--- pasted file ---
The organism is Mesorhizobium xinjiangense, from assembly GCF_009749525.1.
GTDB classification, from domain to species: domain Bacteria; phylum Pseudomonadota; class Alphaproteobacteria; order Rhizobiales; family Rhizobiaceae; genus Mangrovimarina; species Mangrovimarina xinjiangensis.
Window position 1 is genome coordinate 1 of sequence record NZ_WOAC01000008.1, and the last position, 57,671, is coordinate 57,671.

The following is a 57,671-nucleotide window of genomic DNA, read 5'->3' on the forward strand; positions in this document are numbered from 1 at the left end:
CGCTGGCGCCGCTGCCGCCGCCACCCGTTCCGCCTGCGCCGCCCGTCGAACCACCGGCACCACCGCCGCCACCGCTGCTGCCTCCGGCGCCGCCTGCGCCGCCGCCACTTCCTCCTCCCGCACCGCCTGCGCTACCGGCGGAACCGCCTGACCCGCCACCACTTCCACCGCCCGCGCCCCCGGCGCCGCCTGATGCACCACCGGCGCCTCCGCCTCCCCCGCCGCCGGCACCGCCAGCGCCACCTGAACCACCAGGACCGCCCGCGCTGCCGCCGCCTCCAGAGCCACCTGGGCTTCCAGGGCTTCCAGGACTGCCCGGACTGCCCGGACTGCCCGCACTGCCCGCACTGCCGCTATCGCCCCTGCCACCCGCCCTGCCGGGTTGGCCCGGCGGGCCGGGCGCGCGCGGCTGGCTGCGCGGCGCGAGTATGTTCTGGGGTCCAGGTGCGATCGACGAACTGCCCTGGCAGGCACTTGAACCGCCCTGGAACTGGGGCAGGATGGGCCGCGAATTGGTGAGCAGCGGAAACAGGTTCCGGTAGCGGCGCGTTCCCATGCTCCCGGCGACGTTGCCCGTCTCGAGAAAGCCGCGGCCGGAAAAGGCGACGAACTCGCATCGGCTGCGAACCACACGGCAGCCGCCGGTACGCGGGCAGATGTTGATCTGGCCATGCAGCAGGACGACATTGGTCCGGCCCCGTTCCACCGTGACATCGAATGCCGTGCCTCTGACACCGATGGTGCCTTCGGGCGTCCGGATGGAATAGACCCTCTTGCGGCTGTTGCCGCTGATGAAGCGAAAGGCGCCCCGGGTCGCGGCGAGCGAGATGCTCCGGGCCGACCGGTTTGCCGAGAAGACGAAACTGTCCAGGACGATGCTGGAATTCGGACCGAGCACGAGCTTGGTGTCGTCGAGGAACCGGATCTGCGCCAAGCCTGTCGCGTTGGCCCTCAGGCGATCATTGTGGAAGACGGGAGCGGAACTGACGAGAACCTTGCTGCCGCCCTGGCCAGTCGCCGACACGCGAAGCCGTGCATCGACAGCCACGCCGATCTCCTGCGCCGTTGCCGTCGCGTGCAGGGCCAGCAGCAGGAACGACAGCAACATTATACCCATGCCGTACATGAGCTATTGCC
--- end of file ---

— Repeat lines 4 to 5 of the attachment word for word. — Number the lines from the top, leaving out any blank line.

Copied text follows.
The following is a 57,671-nucleotide window of genomic DNA, read 5'->3' on the forward strand; positions in this document are numbered from 1 at the left end:
CGCTGGCGCCGCTGCCGCCGCCACCCGTTCCGCCTGCGCCGCCCGTCGAACCACCGGCACCACCGCCGCCACCGCTGCTGCCTCCGGCGCCGCCTGCGCCGCCGCCACTTCCTCCTCCCGCACCGCCTGCGCTACCGGCGGAACCGCCTGACCCGCCACCACTTCCACCGCCCGCGCCCCCGGCGCCGCCTGATGCACCACCGGCGCCTCCGCCTCCCCCGCCGCCGGCACCGCCAGCGCCACCTGAACCACCAGGACCGCCCGCGCTGCCGCCGCCTCCAGAGCCACCTGGGCTTCCAGGGCTTCCAGGACTGCCCGGACTGCCCGGACTGCCCGCACTGCCCGCACTGCCGCTATCGCCCCTGCCACCCGCCCTGCCGGGTTGGCCCGGCGGGCCGGGCGCGCGCGGCTGGCTGCGCGGCGCGAGTATGTTCTGGGGTCCAGGTGCGATCGACGAACTGCCCTGGCAGGCACTTGAACCGCCCTGGAACTGGGGCAGGATGGGCCGCGAATTGGTGAGCAGCGGAAACAGGTTCCGGTAGCGGCGCGTTCCCATGCTCCCGGCGACGTTGCCCGTCTCGAGAAAGCCGCGGCCGGAAAAGGCGACGAACTCGCATCGGCTGCGAACCACACGGCAGCCGCCGGTACGCGGGCAGATGTTGATCTGGCCATGCAGCAGGACGACATTGGTCCGGCCCCGTTCCACCGTGACATCGAATGCCGTGCCTCTGACACCGATGGTGCCTTCGGGCGTCCGGATGGAATAGACCCTCTTGCGGCTGTTGCCGCTGATGAAGCGAAAGGCGCCCCGGGTCGCGGCGAGCGAGATGCTCCGGGCCGACCGGTTTGCCGAGAAGACGAAACTGTCCAGGACGATGCTGGAATTCGGACCGAGCACGAGCTTGGTGTCGTCGAGGAACCGGATCTGCGCCAAGCCTGTCGCGTTGGCCCTCAGGCGATCATTGTGGAAGACGGGAGCGGAACTGACGAGAACCTTGCTGCCGCCCTGGCCAGTCGCCGACACGCGAAGCCGTGCATCGACAGCCACGCCGATCTCCTGCGCCGTTGCCGTCGCGTGCAGGGCCAGCAGCAGGAACGACAGCAACATTATACCCATGCCGTACATGAGCTATTGCC